Oh! I have to tell you that I’ve had two good tips for giving them the bolus–put it in a marshmallow or replace the seed from a date with the bolus. I have been assured the love both of them!

      • Donna at 1:40 pm #

        The marshmallow things did not work for us. Maybe I will try dates.

  16. Edith at 6:17 pm #

    I have always read about a goat’s tail looking “fish-tailed” when copper levels were low. I have been looking at some of your past pictures and cannot spot this detail in any of them. In hindsight did that happen? I am asking because I use that as a way to monitor my goats, kinda like you would eye membranes for anemia. If that did not happen with your goats, it is not a reliable tell of copper deficiency.

    • Teresa at 7:46 pm #

      I found one with a fish tail, and I think I remember Wanda’s doing that a couple years ago, but my goats are really critical. They are at death’s door because no vet around here ever thought of it and doesn’t know about it because “we don’t usually have to worry about those kinds of things here.”

  17. Ty at 5:57 pm #

    I have been told by my vets not to give copper bolus to milking goats. Not sure why but I never do.
    I’m sorry for all your loss we have been through everything you can think of except a loss from predetors. I’ve wanted to give up from loosing goats and feeling like it was all my fault and wondering why everyone else seems to never have any problems and I lose goats for dumb reasons had one hang herself on a fence with a plastic break away collar. Had a baby drown. Wmd, interstical pneumonia, mastitis, worms, entrotoxcemia, lots of unknown cause.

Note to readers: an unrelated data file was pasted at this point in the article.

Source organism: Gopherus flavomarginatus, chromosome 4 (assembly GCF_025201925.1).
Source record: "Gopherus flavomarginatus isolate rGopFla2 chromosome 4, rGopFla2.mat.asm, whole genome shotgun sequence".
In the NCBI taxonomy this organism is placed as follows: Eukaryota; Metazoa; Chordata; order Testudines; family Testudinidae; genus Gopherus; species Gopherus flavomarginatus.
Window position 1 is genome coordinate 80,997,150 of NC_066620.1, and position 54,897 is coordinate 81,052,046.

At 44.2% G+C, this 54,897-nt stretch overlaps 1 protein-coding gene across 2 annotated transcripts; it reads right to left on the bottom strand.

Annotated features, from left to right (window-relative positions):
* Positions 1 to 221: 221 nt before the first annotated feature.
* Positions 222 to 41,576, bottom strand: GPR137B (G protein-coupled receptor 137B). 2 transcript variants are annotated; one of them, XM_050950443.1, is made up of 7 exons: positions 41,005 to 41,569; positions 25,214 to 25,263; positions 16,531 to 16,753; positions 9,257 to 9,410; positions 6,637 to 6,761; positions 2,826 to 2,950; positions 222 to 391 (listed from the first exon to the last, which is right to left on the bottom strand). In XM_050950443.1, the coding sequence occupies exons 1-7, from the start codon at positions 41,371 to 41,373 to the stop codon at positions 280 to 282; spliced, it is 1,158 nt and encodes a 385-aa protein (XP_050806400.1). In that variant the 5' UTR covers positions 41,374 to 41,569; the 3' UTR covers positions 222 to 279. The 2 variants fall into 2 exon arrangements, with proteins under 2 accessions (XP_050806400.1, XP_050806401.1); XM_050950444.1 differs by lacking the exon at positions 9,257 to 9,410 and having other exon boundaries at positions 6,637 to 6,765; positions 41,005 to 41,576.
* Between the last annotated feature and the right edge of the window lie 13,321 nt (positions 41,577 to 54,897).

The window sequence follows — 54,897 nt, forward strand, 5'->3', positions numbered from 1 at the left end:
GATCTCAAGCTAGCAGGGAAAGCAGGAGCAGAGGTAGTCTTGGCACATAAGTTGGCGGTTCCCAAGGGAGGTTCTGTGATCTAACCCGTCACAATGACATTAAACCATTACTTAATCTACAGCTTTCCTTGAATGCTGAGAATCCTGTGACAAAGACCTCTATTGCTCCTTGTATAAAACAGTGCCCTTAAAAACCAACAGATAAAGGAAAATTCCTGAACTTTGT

Racked up a lot of bills for a hobby. I love them and we have been doing good since knock on wood but I worry all the time and think maybe I shouldn’t have them if I’m a death sentence for them.

    I love them and all my animals my husband says it’s a farm and it happens but I hate it and cry all the time.

    • Teresa at 6:20 pm #

      I hear you. They do break your heart. I’ll have to check on the copper and milk goats; although the alternative is death.